“I texted him after the game and this morning again to check that he was OK,” said Inciarte, who was in the video room when Acuna was hit but quickly bounded his way to the field as a near brawl broke out. “First thing he said was ‘I’m ready to go.’ I said I don’t make the lineup. You have to tell that to the manager. He said ‘Give me his phone number. I need to tell him right away.’ I told him what to say. He’s excited. He feels good. He is ready play. Hopefully, he is going to continue to help us.”
Urena was suspended six games and fined an undisclosed amount by Major League Baseball on Thursday. The suspension starts Friday. Also, Braves first-base coach Eric Young received a one-game suspension and a fine for his part in the on-field confrontation. He served his penalty Thursday.
Acuna, along with Snitker and Inciarte, said Thursday that Urena’s 97 mph fastball was thrown with the intention of hitting the player. Snitker and Urena were ejected after the incident.
Acuna said he was surprised he was thrown at.
“Typically I was expecting a pitch either middle-in or middle-out,” Acuna said through a team interpreter. “That was where my thought process was at. Obviously, that didn’t happen. It seemed kind of intentional because it wasn’t where I was expecting it at the time.”
Acuna was pressed on whether he thought he was struck on purpose.
“Like I said before, I’ve never seen a pitcher throw a pitch like that with that velocity before. That is where I will leave it,” he said.
Acuna said he composed himself as he took first base when the game resumed. As he did, he took off a shin pad and appeared to toss it in the direction of Urena.
“At the time, it hurt,” Acuna said. “I wasn’t sure if I was going to be able to keep playing. I felt a little dizzy at the time. I felt like I was able to compose myself and start walking over there. In passing, he asked me if I was OK. I guess I took a little bit exception to it because it felt like the pitch was intentional at the time. So, to me, baseball is a man’s game, and it’s over now.”
The incident once again brought up what is considered an unwritten rule of baseball – hitting or at least knocking down a player who is having great success against a team. Snitker was succinct in his thought about such a notion.
“I don’t buy that at all,” Snitker said. “I will not ever begrudge someone for doing the job. You don’t want him to hit homers, pitch better. Don’t throw fastballs down the middle.”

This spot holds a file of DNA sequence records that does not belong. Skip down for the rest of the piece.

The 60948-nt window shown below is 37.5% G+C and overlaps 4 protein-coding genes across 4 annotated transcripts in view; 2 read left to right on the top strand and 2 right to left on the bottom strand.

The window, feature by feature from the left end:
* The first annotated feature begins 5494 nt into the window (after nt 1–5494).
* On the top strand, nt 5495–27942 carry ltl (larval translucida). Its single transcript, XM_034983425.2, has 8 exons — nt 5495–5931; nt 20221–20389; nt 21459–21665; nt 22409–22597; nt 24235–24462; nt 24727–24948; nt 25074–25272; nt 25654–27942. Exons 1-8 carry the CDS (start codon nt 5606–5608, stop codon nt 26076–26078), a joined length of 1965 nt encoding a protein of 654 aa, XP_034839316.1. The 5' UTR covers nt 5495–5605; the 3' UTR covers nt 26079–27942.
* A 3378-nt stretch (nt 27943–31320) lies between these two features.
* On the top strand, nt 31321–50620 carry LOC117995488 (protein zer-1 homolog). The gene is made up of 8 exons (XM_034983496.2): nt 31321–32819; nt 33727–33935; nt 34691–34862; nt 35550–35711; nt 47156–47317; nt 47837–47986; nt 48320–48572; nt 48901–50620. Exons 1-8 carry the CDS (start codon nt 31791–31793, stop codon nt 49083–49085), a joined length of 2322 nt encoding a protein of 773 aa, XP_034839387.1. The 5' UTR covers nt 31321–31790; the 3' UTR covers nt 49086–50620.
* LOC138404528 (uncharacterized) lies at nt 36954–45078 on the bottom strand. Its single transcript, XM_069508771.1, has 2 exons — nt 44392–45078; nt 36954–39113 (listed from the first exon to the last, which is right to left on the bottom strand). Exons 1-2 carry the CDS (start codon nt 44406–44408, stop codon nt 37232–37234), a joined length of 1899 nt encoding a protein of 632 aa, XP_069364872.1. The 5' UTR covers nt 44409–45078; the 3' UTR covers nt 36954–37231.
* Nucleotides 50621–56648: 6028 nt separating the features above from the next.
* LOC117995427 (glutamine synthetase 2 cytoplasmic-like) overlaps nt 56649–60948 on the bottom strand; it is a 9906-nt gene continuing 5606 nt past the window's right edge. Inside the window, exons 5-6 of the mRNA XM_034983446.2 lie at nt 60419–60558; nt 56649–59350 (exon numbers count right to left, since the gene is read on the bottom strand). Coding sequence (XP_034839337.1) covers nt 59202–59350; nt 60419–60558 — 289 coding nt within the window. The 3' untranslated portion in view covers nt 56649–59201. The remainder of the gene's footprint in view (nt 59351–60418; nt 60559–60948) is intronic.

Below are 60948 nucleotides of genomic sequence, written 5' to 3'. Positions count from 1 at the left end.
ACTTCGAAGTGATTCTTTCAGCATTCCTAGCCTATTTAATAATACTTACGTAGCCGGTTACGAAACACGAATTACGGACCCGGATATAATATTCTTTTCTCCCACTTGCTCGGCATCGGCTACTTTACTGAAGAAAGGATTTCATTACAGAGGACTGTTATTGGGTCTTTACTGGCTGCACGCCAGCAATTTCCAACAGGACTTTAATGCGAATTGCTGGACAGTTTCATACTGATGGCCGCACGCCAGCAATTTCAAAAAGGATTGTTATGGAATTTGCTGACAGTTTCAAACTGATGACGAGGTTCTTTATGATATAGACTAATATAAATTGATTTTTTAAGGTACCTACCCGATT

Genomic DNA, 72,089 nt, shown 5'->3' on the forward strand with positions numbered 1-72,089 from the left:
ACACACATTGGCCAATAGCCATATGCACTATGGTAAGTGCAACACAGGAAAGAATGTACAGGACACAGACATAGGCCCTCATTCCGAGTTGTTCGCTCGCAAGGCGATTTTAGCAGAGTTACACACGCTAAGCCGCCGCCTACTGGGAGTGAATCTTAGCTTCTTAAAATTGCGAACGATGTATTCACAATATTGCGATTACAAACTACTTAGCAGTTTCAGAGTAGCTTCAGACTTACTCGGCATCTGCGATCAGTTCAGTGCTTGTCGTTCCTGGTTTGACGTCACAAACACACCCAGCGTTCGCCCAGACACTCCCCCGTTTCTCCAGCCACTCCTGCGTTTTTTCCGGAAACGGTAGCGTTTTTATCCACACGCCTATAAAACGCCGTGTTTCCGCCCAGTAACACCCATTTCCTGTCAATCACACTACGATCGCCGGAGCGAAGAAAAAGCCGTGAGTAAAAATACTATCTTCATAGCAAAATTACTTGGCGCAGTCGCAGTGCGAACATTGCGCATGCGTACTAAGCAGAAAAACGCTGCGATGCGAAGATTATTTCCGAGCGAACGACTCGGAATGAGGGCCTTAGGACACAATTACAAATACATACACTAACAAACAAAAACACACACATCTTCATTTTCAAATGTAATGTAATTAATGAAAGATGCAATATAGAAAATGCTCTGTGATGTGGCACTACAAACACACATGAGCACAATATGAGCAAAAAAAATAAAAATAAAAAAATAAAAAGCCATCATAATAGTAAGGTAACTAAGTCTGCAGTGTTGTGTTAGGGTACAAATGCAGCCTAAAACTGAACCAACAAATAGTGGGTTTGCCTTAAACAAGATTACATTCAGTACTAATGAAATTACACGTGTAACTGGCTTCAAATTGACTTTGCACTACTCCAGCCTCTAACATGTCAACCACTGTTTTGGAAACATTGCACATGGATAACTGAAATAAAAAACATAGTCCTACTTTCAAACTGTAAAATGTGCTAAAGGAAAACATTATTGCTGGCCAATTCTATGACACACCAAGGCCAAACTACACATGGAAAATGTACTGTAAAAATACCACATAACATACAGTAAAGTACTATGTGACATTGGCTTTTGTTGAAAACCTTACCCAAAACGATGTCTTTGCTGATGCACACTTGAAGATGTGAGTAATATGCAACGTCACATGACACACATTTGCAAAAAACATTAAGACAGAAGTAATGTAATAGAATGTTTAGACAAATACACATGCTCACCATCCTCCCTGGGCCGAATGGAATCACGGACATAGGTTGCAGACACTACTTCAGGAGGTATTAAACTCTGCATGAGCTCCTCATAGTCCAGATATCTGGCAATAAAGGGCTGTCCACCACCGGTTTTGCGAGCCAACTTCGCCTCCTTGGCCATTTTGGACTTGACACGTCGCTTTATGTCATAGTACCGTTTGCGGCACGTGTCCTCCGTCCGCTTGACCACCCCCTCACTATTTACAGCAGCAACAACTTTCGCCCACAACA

Inciarte was clear that Acuna did nothing wrong and never showed disrespect to the Marlins or Urena. He said he spoke to several Marlins players, which he did not name, during the melee who were just as confused as the Braves about why Urena found it necessary to throw at Acuna.
“I don’t think it should be like that,” Inciarte said of the unwritten rule. “One thing is doing good and disrespecting the other team. But he’s not. He’s playing the game right. He’s playing hard. He’s talented. What are you going to do, hit him his entire life? What else can you do? He’s been playing hard. He’s running the bases hard. He’s not staring at anybody. That’s why everybody got mad because we didn’t think that was the right thing to do. A lot of times, you might be watching the game and you might understand what happened. This time, I didn’t. Everybody was very upset.”
Acuna took the field for the top of the second. He said he came out because he couldn’t close his glove. That wasn’t an issue a day later after he was checked out by the team’s training staff Thursday before taking batting practice and was declared fit to play.
The Braves and Marlins play again later this month with a four-game series Aug. 23-26 in Miami.
Ronald Acuna Jr. of the Braves exits the game during the second inning against the Miami Marlins at SunTrust Park on August 15, 2018. (Photo by Daniel Shirey/Getty Images)
Credit: Daniel Shirey/Getty Images
Credit: Daniel Shirey/Getty Images